Tuesday, November 17, 2009

Can You Save a Pet's Life?

Please read the article below, especially now that the winter months are upon us.

If you think you could never "get involved" and take action to save a dog/cat/etc., read what happened to me, right on my street. There was a dog a couple houses down from me who kept getting away from her house and escaping down the street. I would guess that for about 6 months I brought that dog home at least twice a week. Eventually, one of the times I brought the dog home, the owners were not there so I just went into the backyard. To make a long story short, I came to realize that the dog lived outside and never went in the house. The place she had to sleep was wide open with no clear spot to get comfortable (no bed) and really no protection from the cold, rain, and sun. This went on for a while until it was December and starting to get really, really cold. I kept checking and seeing that, no matter the weather, the dog was outside. Finally, I had had it. The next time she got loose, I brought her into my house, told the owners I was going to give her a bath (I'm a dog groomer), and that I couldn't return her that day because it was too cold -- but that they could come get her the next day. I knew what would happen, and it did. THEY NEVER CAME. "Black Dog," as we called her, stayed with us for a bit, and then my niece "adopted" her. "Black Dog" then ended up with my sister and brother in-law. Needless to say, she ended up with an awesome life with a lot of love. This story is especially poignant for me today because Kayla, as she was called by her family, died today. It is a sad day, but I know she was happy and well-loved. And isn't that the way every pet should be treated?

Sunbear Squad Tip Of The Week

Posted: 16 Nov 2009 06:05 AM PST
Thank you to our friends at Sunbear Squad for teaching us how to be good Samaritans for animals.
Watch Tip Week of Nov. 15:
Watch for collars, chains, dog houses, and kennels that are too short or small for growing puppies. Call the authorities!

Below is a story sent to Sunbear Squad showing the importance of this week’s tip.
Who needs to spend good money on a dog collar when you have a piece of barbed-wire?
A reader sent me a story last week about a Great Dane female rescued with a barbed-wire collar embedded in her neck. A “backyard” breeder in Portage, Wisconsin kept her in an old garage. The breeder didn’t need a real collar because he never let her out of that garage. He wrapped her neck in barbed wire when she was young. She grew up into an adult and that collar grew into her like a wire grows into a tree trunk. She was bred, and she and her puppies lived amid feces and urine, never seeing the sun or smelling the clean wind. After her puppies were sold one by one, she lived alone in that dark, putrid hell with open, infected wounds on her neck caused by that too-small barbed-wire collar. Surgery was required to get the wire and cruel barbs out of her living neck tissues. Thankfully she is now cherished in a loving home. But she will always have scars and sensitive spots around her neck.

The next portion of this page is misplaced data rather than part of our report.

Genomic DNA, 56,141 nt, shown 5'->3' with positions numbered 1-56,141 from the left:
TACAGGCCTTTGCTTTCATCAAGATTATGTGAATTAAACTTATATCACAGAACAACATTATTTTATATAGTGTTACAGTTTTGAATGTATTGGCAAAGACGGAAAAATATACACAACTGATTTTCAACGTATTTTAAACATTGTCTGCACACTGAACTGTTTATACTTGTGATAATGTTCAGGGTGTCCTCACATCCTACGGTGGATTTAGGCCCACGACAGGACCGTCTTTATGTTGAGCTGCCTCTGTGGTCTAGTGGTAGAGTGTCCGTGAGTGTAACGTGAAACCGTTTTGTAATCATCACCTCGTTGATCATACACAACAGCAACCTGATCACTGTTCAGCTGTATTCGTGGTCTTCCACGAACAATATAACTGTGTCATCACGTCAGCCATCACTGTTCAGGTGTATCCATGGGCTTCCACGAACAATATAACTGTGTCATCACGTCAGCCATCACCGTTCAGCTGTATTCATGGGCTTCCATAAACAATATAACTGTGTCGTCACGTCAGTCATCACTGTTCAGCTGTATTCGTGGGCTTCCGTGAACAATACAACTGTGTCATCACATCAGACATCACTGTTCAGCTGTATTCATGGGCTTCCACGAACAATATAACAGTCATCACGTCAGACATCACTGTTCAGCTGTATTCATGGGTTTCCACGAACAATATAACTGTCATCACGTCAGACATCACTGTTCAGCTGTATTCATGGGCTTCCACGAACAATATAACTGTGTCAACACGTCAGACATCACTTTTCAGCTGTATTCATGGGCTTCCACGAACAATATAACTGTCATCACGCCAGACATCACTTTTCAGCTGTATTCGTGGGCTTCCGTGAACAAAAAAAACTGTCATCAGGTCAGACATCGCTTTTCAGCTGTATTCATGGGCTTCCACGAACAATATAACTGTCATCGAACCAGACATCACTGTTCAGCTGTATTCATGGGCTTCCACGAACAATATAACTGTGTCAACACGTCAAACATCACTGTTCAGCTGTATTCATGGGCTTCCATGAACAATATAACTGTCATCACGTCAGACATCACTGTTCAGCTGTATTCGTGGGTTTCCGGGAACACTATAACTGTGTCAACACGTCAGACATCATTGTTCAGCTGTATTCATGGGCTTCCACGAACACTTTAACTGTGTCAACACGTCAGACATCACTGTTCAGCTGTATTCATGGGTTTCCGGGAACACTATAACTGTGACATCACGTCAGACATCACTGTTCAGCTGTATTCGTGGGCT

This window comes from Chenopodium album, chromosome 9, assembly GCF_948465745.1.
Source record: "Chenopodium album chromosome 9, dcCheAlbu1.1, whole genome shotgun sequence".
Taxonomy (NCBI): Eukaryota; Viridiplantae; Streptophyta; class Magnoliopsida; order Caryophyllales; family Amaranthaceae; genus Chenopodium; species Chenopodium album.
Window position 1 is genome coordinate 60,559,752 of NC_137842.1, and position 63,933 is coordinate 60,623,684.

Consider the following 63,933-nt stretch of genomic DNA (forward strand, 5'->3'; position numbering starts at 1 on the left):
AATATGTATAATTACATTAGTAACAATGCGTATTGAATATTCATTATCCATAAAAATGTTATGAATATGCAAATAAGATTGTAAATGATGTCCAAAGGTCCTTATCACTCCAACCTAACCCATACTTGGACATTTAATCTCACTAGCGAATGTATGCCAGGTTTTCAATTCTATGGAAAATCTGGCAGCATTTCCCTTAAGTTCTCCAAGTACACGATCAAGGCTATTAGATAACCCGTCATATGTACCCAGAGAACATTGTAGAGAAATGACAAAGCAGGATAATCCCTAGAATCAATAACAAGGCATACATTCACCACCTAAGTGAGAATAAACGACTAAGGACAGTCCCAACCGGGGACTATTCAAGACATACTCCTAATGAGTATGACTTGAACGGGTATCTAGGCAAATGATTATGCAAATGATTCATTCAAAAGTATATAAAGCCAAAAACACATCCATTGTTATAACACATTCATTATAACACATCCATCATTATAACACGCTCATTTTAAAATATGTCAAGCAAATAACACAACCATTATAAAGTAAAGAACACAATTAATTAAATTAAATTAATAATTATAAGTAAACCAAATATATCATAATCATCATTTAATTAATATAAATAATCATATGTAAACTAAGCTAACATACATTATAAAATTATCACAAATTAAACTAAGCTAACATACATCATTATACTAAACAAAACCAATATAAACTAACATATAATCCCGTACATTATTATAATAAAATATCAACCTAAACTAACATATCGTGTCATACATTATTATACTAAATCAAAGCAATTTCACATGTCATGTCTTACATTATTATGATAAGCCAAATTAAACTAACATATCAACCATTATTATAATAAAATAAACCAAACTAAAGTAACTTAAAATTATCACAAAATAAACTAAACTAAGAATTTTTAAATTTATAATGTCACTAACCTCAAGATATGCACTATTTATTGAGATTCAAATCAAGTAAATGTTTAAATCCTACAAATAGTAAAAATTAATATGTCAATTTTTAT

Please WATCH and LISTEN for the hidden victims of cruelty like this poor mama dog. Always be alert. In this case, neighbors might have heard loud barking from that garage when vehicles approached the house, or perhaps heard puppies yelping in play from time to time. Odors of feces and urine may have carried into the neighborhood when the wind was right. Neighbors may have even spotted someone carrying a stinky puppy or two from the garage into the house to wash before a showing.
What do you think are reasonable standards of care for animals? Read our all-original “Bill of Rights for Pets” for a new perspective.

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